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Ryan Cohen

Bernhard Theatre, Skidmore College
Saratoga Springs, NY
July 5, 2006

By J Hunter

At the risk of repeating myself, I believe everyone has potential - no more so than the student body of the annual Skidmore Jazz Institute. The key is to realize that potential, and several graduates of the two-week seminar have made that grade: Christian Scott just blew the doors off the Sunday bill at Freihofer's, and drummer Kendrick Scott (no relation) developed a last-minute stand-in gig with Terence Blanchard - at Skidmore, by the way - into an integral role with Blanchard's phenomenal group Flow.

As far as I know, Ryan Cohan is the first SJI alum to appear on the Bernhard Theatre stage as a leader. Wednesday's show wasn't just a “homecoming” concert for the former Nick Brignola sideman, either. Cohan - an accomplished composer whose work has been recorded by Ramsey Lewis - recently completed “One Sky”, a four-movement suite created thanks to a grant from Chamber Music America. Wednesday's Skidmore show would be the suite's debut performance. So… no pressure, right?

I've never heard a jazz sextet referred to as a “chamber orchestra”. However, Cohan's three-man front line (who Cohan introduced as “some of Chicago's best musicians”) each brought at least two instruments to the stage, so Cohan had an orchestra full of colors to work with. And while his piano work is based in the blues, his deep musical knowledge allowed him to paint in every hue that blue can offer, and he was creating right from the first notes of the opener, an unrecorded piece called “Checkmate”.

Cohan showed that knowledge later with a stunning solo rendition of the Ellington-Strayhorn standard “Lush Life”. It wasn't just Cohan's interpretation, which swung from cascading Classical to strutting Stride (and back again); it was also his brief, but thorough, explanation of why the Billy Strayhorn composition is so important, and was so ahead of its time - particularly when you consider, as Cohan pointed out, Strayhorn was only 16 when he wrote it. It is no surprise Cohan has also been a jazz educator, including a stint at SJI.

It's also easy to see why Cohan's work was such a good fit for three Ramsey Lewis discs. Cohan's writing and playing have deep roots in the sharp, slick, big-city style characterized by the Lewis Trio, the Horace Silver Quintet, and Art Blakey's Jazz Messengers. The latter connection comes not just from the expertise of Cohan's front line, but also from Colby Watkins' amazing drum work. I'd seen Watkins before the show, talking on a cell phone outside the Bernhard. Anyone could have pegged the thin, bespectacled, well-dressed African-American as a young professional - a lawyer, perhaps, or maybe a financial analyst. Then you see Watkins behind his kit providing thunderous counterpoint to Loren Cohan's resounding bassline - still wearing the same dark suit, slicing the air with a drumstick in one hand and a tom-tom in the other - and you can be forgiven for muttering reverently, “Buhainia lives!”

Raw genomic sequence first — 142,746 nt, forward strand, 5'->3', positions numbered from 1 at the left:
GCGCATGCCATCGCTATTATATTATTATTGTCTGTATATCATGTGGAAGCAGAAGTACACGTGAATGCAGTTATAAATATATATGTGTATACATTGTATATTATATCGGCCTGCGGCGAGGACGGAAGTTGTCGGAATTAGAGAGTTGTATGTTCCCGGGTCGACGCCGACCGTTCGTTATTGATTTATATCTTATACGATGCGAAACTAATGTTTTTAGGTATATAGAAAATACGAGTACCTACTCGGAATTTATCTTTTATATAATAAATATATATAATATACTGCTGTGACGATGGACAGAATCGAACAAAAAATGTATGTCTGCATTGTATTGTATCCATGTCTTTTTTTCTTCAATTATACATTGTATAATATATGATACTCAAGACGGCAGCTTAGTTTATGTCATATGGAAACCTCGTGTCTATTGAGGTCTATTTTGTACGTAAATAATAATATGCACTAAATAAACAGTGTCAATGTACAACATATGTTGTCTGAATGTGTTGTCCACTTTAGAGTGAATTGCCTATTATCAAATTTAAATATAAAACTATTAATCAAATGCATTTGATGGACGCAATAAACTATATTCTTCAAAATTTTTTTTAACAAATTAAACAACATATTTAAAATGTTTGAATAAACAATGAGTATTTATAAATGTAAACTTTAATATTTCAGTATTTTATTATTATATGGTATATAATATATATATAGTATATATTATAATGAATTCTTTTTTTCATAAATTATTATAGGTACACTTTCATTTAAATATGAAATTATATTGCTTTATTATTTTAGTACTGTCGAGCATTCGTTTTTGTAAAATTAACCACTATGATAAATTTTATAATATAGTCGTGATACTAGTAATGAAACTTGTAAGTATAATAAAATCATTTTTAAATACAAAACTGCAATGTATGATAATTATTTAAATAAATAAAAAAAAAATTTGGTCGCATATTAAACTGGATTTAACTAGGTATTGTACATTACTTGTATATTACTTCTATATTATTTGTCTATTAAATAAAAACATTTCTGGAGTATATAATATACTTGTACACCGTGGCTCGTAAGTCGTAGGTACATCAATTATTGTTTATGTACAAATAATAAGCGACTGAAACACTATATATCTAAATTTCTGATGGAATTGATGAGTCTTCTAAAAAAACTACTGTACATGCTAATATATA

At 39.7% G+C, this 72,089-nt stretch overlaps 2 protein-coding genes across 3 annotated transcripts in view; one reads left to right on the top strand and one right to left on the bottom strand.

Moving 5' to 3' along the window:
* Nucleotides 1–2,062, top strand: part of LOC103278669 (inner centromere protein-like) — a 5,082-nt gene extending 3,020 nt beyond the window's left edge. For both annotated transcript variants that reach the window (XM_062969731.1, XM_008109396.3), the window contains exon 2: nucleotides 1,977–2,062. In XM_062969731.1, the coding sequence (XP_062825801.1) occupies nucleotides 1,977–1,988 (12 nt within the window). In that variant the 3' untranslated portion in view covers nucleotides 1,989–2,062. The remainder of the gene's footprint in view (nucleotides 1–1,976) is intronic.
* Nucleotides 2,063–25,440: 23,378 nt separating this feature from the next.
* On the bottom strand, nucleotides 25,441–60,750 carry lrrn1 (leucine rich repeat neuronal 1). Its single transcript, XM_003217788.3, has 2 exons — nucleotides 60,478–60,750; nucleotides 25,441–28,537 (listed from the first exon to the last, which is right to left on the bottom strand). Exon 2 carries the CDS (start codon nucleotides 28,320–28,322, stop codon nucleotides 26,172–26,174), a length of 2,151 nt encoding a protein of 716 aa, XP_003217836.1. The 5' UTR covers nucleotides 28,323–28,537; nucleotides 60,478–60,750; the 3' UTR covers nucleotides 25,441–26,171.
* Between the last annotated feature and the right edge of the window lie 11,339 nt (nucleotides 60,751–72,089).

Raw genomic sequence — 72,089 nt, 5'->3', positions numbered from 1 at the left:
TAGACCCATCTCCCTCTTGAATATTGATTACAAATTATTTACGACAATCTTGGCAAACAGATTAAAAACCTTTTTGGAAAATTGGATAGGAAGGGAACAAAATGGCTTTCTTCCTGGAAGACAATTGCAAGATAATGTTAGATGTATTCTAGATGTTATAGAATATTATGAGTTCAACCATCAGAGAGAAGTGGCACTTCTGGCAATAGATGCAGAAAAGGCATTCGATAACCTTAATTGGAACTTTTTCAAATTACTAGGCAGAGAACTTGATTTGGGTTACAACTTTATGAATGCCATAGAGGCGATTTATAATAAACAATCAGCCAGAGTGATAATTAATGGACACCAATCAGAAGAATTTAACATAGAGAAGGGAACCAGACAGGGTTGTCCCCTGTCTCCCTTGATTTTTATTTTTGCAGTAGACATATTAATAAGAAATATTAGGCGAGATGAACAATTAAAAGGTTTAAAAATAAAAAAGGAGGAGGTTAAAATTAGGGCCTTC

As with the Messengers, the horns provided the bulk of Cohan's musical images. Multi-instrumentalist Ralph Bowen and trumpet/flugelhorn player Tito Carrillo did the heavy lifting, with Carrillo blowing a horn reminiscent of another Cohan resume point, Freddie Hubbard. While Jeff Bradfield's solos were technically proficient, his best role was using bass clarinet and soprano sax to accent Bowen and Carrillo, giving both Cohan's free-standing pieces and the four movements of “One Sky” the same zest Grey Poupon gives really good chili.

I've got single words scattered around my notebook about the suite: “Meditative”; “Explosive”; “Intricate”; “Stormy”. If Miles had done “In A Silent Way” with the Birth Of The Cool band, it might have sounded like this. “One Sky” is an impressive, well-thought-out work; Cohan told me afterward that he knew the shape of the suite before he even wrote a note, though he kept the piece's subject matter and influences to himself. This left the audience to either interpret it themselves, or just kick back and enjoy.

If all SJI does is cement the love of jazz in young players, then it's done its job. Ryan Cohan is a fine example of what happens when you combine that love with dedication, scholarship, and a commitment to excellence. If I were SJI, I'd frame a picture of Cohan grinning at one of two well-deserved standing ovations and write underneath, “This can happen to you. How bad do you want it?”

J HUNTER is a former announcer/producer for radio stations in the Capital Region and the Bay Area, including KSJS/San Jose (where he was Assistant Music Director/Jazz programming), Q104 WQBK/Albany, and WSSV/Saratoga. He has also written music and theatre reviews for the Glens Falls Chronicle. He currently resides in Clifton Park.